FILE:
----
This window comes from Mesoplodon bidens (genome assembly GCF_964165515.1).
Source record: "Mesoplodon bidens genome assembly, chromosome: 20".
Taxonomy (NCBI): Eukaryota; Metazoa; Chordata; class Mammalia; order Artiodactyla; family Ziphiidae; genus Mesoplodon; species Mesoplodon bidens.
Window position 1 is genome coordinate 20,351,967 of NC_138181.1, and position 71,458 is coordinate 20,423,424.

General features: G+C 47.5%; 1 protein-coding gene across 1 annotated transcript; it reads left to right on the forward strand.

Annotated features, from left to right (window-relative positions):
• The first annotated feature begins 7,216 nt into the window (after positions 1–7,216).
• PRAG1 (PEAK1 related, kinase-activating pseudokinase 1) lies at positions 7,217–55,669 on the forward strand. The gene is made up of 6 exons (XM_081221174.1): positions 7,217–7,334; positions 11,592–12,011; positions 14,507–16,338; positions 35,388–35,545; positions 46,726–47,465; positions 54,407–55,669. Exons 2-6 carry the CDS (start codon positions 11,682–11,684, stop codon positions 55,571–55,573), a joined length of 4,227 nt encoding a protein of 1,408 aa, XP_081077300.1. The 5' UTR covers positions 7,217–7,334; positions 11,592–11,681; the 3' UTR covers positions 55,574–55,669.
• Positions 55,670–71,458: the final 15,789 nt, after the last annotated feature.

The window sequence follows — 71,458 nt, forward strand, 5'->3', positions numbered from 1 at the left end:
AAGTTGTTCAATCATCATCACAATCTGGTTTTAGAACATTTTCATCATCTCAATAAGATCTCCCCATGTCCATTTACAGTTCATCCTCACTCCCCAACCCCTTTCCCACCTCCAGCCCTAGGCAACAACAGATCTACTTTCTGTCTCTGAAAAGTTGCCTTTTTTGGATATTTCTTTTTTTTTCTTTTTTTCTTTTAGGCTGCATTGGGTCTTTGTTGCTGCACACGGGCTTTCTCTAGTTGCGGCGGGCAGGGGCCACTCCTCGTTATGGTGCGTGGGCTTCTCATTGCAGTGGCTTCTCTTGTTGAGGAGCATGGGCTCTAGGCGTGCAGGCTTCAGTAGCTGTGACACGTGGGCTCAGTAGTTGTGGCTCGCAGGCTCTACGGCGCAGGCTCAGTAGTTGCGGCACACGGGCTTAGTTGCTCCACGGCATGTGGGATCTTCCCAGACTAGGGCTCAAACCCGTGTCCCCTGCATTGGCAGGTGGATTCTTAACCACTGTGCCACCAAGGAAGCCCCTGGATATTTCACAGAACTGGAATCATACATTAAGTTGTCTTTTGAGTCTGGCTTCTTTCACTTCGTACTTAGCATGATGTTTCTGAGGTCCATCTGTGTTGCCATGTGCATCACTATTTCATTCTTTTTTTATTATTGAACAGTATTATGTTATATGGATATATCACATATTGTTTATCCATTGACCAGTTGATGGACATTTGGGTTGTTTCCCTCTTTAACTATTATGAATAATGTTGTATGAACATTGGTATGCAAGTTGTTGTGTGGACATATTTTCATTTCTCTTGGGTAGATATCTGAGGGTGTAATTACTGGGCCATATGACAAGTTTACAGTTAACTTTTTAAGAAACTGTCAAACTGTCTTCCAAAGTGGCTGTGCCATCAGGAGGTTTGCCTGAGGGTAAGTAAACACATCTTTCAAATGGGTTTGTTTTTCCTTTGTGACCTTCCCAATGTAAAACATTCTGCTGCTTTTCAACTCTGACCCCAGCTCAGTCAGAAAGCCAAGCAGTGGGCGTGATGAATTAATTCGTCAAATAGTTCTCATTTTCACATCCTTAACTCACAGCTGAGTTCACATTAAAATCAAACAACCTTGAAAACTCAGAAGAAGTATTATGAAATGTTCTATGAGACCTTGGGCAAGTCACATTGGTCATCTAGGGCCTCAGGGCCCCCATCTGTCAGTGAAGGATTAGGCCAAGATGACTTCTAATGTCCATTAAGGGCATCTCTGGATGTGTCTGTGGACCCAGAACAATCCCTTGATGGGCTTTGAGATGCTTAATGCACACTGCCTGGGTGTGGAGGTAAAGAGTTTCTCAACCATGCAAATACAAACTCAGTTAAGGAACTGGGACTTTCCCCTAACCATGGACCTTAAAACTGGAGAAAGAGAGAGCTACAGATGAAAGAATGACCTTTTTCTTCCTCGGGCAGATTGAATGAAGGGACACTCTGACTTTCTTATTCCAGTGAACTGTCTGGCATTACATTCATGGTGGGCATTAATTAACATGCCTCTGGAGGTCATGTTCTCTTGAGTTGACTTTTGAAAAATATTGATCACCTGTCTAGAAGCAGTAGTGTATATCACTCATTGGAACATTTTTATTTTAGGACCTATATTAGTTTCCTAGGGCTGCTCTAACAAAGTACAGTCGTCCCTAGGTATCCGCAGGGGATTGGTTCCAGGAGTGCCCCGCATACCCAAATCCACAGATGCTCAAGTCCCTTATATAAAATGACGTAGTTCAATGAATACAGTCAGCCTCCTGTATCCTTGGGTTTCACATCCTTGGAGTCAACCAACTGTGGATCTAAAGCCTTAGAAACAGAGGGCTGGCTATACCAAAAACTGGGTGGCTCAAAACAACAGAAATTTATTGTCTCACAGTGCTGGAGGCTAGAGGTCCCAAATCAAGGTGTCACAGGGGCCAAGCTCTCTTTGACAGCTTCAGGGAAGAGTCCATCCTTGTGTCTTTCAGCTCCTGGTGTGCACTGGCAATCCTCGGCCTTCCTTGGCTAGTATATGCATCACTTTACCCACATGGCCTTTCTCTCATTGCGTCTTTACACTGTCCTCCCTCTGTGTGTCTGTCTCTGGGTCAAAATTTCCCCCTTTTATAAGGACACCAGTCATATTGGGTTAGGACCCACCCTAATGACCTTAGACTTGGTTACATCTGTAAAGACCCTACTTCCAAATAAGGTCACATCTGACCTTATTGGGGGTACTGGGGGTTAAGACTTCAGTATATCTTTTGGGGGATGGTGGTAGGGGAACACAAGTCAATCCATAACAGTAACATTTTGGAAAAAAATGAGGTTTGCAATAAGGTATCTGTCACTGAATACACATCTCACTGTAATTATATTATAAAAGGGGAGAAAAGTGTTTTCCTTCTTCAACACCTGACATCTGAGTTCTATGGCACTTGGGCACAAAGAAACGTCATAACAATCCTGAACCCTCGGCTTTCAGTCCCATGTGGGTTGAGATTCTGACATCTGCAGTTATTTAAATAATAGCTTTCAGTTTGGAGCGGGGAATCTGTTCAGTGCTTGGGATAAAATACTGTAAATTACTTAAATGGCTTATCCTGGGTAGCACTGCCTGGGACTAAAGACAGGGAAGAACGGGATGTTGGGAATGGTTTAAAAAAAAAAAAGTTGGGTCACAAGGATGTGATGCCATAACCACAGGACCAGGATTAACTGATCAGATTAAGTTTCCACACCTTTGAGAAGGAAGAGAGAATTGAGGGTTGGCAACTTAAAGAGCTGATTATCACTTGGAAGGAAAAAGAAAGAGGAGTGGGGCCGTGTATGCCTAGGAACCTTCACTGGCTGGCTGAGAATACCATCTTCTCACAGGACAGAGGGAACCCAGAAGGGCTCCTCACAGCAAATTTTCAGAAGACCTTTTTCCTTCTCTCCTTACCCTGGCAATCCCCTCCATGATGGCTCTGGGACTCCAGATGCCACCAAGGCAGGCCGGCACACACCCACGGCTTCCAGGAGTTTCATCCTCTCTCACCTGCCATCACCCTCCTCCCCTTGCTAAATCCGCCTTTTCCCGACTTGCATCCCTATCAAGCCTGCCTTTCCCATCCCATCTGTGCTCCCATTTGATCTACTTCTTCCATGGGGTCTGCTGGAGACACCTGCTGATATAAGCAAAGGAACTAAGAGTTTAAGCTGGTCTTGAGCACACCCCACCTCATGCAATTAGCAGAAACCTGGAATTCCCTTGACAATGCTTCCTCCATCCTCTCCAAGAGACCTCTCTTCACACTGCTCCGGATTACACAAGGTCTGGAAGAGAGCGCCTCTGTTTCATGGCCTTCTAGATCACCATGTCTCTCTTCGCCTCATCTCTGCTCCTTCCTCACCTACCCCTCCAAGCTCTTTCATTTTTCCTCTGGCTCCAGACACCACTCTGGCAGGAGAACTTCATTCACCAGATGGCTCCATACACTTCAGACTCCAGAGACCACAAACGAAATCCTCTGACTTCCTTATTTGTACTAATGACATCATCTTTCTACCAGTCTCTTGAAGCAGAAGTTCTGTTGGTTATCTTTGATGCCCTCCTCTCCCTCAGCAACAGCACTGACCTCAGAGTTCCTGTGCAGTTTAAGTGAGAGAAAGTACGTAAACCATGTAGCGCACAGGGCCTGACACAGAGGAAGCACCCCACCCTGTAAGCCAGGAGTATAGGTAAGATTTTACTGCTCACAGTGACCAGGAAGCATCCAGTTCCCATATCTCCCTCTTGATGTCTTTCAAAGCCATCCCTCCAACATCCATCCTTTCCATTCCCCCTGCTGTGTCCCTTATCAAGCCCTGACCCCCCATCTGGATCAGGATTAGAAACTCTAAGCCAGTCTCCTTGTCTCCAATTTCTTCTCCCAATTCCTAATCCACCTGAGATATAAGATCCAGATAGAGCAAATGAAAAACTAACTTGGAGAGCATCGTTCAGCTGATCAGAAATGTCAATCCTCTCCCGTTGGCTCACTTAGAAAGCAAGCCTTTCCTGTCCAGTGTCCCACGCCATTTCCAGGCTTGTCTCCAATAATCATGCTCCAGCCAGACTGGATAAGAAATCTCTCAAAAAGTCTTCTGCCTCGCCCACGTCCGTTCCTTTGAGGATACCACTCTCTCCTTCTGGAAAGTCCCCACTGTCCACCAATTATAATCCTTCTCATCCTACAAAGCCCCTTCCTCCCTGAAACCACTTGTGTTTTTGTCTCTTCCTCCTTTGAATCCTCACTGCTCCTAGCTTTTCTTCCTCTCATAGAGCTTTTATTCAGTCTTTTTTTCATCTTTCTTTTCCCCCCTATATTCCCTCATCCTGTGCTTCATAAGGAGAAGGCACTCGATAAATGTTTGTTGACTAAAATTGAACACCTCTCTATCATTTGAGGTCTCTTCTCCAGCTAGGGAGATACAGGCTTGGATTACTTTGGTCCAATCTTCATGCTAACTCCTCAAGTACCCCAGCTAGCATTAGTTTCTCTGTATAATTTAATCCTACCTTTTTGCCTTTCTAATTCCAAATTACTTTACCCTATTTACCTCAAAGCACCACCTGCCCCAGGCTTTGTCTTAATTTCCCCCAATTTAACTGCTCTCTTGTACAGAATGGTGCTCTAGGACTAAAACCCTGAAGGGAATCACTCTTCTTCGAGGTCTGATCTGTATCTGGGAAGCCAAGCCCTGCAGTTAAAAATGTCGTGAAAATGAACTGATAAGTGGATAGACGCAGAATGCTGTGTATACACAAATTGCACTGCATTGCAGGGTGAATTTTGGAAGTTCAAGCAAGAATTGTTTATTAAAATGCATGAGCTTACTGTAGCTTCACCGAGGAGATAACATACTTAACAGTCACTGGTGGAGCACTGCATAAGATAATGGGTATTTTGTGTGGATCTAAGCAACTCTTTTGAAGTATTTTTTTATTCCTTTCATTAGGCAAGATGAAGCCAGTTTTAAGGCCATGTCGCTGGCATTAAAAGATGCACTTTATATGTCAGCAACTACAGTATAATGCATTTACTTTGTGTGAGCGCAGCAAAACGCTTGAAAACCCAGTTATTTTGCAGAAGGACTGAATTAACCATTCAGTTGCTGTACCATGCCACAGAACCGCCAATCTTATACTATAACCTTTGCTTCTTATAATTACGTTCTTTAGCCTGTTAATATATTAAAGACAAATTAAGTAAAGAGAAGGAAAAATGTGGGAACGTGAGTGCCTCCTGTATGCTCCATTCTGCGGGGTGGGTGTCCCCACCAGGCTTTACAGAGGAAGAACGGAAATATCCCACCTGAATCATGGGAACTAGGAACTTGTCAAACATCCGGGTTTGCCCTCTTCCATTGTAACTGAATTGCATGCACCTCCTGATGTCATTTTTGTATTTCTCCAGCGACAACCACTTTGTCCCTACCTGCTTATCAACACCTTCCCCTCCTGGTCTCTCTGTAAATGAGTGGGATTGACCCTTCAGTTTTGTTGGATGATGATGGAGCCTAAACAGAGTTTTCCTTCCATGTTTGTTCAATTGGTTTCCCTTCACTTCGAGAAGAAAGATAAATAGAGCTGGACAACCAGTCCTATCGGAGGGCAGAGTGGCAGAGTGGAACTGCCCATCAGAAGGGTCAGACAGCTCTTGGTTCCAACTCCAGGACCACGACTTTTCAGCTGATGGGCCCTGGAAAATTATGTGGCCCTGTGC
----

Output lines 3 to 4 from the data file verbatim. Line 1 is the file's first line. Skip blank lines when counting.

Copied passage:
Taxonomy (NCBI): Eukaryota; Metazoa; Chordata; class Mammalia; order Artiodactyla; family Ziphiidae; genus Mesoplodon; species Mesoplodon bidens.
Window position 1 is genome coordinate 20,351,967 of NC_138181.1, and position 71,458 is coordinate 20,423,424.